You know we’re in trouble when retailers start blaming the weather. Which is exactly what Sir Stuart Rose, chief executive of that bellwether of the high street Marks & Spencer, did when sounding off about April being a rotten trading month.
Tempered gloom was the tenor of his message, as he disclosed that behind the shiny façade of the £1bn pre-tax profits achieved during the last financial year lay a more disquieting reality of deteriorating like-for-like sales in both food and clothing, the M&S staples. But he made this rather epigrammatic observation about M&S’ future: where, a few years ago, M&S “was a weak business in a strong market, now it is a strong business in a weak market.”
Just how weak is this market, you might ask, and how is it going to affect the rest of us? The first thing to note is that M&S’ trading experience, though general, is by no means universal. True, we’ve had some pretty lacklustre results from the likes of Kingfisher, DSGI, Woolworths, Debenhams and Next. But we cannot, by the same token, ignore the more upbeat performance of Morrisons, Sainsbury, WH Smith and (latterly) Tesco. Unfortunately, to this mixed trading pattern we must add the palpable fact of a stagnating housing market and the unusually Stentorian note in the governor of the Bank of England’s voice.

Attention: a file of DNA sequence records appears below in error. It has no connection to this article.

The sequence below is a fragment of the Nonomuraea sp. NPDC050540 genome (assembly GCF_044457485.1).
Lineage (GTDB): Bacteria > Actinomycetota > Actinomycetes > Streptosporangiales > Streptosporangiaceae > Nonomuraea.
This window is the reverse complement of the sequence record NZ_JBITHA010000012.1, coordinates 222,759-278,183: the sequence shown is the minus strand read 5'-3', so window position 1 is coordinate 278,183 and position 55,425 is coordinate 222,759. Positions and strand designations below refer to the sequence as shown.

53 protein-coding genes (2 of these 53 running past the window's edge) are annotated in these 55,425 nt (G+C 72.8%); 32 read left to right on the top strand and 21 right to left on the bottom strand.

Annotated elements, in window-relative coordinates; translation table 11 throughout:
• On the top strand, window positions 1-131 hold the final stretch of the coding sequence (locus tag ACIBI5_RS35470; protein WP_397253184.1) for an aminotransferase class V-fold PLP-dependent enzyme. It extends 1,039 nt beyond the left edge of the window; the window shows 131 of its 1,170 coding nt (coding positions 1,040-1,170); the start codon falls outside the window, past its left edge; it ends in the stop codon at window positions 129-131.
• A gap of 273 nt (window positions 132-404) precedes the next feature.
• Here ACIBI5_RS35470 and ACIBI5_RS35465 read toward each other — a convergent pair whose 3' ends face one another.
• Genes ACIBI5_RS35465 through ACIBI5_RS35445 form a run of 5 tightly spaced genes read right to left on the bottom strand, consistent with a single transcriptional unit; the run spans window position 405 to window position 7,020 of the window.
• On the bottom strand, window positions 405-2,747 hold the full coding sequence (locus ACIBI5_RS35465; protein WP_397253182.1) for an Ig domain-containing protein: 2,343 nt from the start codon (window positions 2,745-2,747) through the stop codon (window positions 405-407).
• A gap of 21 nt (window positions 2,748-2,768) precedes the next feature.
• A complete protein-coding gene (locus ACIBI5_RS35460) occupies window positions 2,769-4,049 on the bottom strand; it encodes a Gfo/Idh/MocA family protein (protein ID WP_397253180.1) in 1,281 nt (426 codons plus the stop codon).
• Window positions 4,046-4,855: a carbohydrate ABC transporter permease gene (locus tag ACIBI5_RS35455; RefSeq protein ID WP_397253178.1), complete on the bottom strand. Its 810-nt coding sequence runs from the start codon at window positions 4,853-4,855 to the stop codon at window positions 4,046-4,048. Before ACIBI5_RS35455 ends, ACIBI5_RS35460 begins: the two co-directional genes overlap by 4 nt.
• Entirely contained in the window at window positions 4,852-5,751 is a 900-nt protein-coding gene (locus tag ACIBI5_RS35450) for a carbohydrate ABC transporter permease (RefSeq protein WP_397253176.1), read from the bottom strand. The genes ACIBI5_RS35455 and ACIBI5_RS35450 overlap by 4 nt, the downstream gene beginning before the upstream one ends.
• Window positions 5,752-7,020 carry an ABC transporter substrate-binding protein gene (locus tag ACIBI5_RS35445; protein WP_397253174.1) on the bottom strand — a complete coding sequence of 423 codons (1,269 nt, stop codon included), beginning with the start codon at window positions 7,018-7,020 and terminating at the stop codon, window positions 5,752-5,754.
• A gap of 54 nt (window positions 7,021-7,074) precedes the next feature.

Mervyn King, perhaps emboldened by the growing weakness of the Brown administration and the fact of having secured a second term, has decided to tell us how he really sees it. And frankly his is not an opinion, however unpalatable, we can easily ignore.
Instead of a little turbulence in the money markets followed by some temporary consumer fall-out, we are now being encouraged to think of an altogether more epic change in the economic cycle, as the nice decade gives way to the nasty. If King is to be believed, the comfortable sweet spot of effortless UK growth – essentially engendered by China’s entry into the global trading community during the early Nineties and the benefits flowing from it, such as cheap labour, low factory prices, dwindling inflation – is now rapidly curdling. There will be no going back, so we’d better pull our socks up and become more productive.
If the King thesis is correct then marketing faces a sea-change over the next few years. The “new optimistic millennial feeling” which Mark Lund, chairman of the Advertising Association, identifies with the early years of the 21st century will likely yield to something altogether harsher and more pragmatic. Difficult decisions will have to be made, marginal buying options eliminated as unaffordable, the new car and the new kitchen put off. Banks and financial services will need to adopt a more sober, austere approach in the wake of the meretricious excesses of Northern Rock (if they are to regain consumer confidence, that is). And what of the softer everyday choices: fairtrade over conventional, ethical over price-competitive, added-value brands over own-label? Here, too, we may see a change in the consumer commitment of the past few years. Though to what extent, and for how long, remains to be seen.